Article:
A string resource is a text-based value that's defined in a values resource XML file. Learn about the two major advantages of string resources: you can define a string once and use it multiple times throughout an application, and you can create translated string resource definitions for different languages.
- [Instructor] I've previously described the use of string resources, to define strings that can be reused throughout the application. In this xml layout file, in the project string resources, my last text view component at the bottom of the screen, is using a string resource. The actual value is showing up in text view, but if I move the cursor over it, I see a string resource ID. The ID starts with at string slash, and then there's a key that references the actual resource. You can click into that ID and you'll see the underlying resource ID, and then hold down control on Windows, or command on Mac, and click to jump to the resource definition.
You can change the value here and it will then change wherever it's referenced throughout the application. The strings.xml file has root element of resources, each resource has an element named string, with an attribute named name. The value goes between the tags. You can edit the xml file directly here, or you can click on the open editor link and you can then add and remove resources visually. So for example, I'll type in a key of apple underscore pie, and give it a value of apple pie.
Now click okay, then I'll go back to activity main dot xml. I can fill in the resource in a couple of different ways. If I want to do it in code, I can delete a literal string, and then start typing at string slash, and then choose the resource I want to use. Alternatively, I'll undo that change, and then go back to design view, I'll click on the text view component, and then in the properties window, under text, I'll click on the browser icon.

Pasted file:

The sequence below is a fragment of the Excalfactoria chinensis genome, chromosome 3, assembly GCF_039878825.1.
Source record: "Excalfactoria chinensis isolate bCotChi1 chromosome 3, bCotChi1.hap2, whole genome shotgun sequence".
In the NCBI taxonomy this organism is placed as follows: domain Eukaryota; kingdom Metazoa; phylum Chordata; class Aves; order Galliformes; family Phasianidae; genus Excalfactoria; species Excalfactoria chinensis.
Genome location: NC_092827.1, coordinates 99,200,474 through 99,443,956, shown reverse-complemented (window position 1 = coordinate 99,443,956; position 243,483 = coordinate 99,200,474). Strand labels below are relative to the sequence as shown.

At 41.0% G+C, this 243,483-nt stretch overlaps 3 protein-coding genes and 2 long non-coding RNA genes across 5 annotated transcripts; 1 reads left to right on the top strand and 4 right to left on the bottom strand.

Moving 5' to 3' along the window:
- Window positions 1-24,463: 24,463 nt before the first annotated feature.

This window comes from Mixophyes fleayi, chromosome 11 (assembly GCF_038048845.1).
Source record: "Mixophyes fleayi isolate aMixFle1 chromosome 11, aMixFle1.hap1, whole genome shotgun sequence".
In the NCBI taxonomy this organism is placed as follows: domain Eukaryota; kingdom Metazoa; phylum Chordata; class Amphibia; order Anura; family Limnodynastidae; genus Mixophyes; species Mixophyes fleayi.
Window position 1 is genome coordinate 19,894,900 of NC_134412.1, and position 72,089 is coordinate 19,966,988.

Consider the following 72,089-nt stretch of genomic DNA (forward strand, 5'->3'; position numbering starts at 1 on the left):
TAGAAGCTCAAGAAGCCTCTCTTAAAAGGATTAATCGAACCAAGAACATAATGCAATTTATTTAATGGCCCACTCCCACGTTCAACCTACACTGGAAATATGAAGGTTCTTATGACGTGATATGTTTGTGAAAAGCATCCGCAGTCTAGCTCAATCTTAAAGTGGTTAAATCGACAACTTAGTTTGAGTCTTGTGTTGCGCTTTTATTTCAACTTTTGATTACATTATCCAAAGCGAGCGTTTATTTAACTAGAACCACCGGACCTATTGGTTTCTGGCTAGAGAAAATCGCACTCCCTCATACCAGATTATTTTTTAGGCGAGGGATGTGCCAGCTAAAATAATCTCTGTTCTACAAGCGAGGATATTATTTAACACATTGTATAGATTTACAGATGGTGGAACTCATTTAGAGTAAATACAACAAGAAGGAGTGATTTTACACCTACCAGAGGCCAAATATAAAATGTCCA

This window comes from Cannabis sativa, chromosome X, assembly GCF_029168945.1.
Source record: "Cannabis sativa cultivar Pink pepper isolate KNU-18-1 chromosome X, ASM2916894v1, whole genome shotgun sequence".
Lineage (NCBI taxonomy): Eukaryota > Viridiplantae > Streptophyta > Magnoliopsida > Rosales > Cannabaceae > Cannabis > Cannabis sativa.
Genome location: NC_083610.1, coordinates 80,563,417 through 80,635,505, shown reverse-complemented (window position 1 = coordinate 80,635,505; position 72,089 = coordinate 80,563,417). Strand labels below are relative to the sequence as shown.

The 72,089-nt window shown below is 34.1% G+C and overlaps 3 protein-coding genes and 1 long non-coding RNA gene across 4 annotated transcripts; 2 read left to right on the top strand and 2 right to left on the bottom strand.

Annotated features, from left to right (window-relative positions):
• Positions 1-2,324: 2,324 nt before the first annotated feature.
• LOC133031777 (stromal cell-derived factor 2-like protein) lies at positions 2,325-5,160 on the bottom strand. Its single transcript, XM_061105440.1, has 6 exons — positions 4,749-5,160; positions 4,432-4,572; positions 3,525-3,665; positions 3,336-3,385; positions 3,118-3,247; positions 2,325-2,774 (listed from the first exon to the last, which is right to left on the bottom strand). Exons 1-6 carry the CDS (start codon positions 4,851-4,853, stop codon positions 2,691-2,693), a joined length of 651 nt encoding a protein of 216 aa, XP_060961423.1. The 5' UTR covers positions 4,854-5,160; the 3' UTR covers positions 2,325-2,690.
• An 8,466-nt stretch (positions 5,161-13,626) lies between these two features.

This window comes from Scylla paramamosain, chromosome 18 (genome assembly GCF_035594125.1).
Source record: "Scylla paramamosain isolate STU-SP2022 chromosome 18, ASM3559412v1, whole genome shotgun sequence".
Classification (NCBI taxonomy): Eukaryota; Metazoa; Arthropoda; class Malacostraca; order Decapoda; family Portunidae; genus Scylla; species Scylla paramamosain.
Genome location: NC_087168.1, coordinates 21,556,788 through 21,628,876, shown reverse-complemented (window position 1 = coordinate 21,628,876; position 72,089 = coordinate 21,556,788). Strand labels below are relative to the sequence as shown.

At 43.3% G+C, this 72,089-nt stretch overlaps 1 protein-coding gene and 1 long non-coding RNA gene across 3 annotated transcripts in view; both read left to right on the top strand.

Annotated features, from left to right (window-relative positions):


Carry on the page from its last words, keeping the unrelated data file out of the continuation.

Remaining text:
After a few moments, that will open this dialogue showing me my resources. I can choose the one I want, and click okay, and it'll be filled in, in exactly the same way. If you want to rename a resource, you can refactor it. Click into the ID and press shift F6, and then change it here. I'll call this, delicious apple pie. As with all resource ID's, the ID has to be lowercase, with no spaces or special characters other than underscores.
I'll change I there, and because I'm refactoring and not just retyping, it'll be changed in the reference as well, and anywhere else it occurs throughout the application. Here's another way of creating a string resource. In the xml layout file, I already have a string, I'll place the cursor inside the string and then press alt enter, or option and return, for an intention action. I'll choose extract string resource. The resource name was set automatically for me in this case, but I'll change the resource value to dollar nine dot zero zero.
Now I'll look at this in design view, and I'll see the text view displays that value. You can also work with string resources in Java code. For example, I'll go to strings dot xml, and first I'm going to refactor this resource ID again. I'll press shift F6, and just change it to delicious pie. Then, I'll change the value, so that instead of apple, I'll put in a place holder of percent S. This is a place holder that's compatible with Java's string formatting capabilities.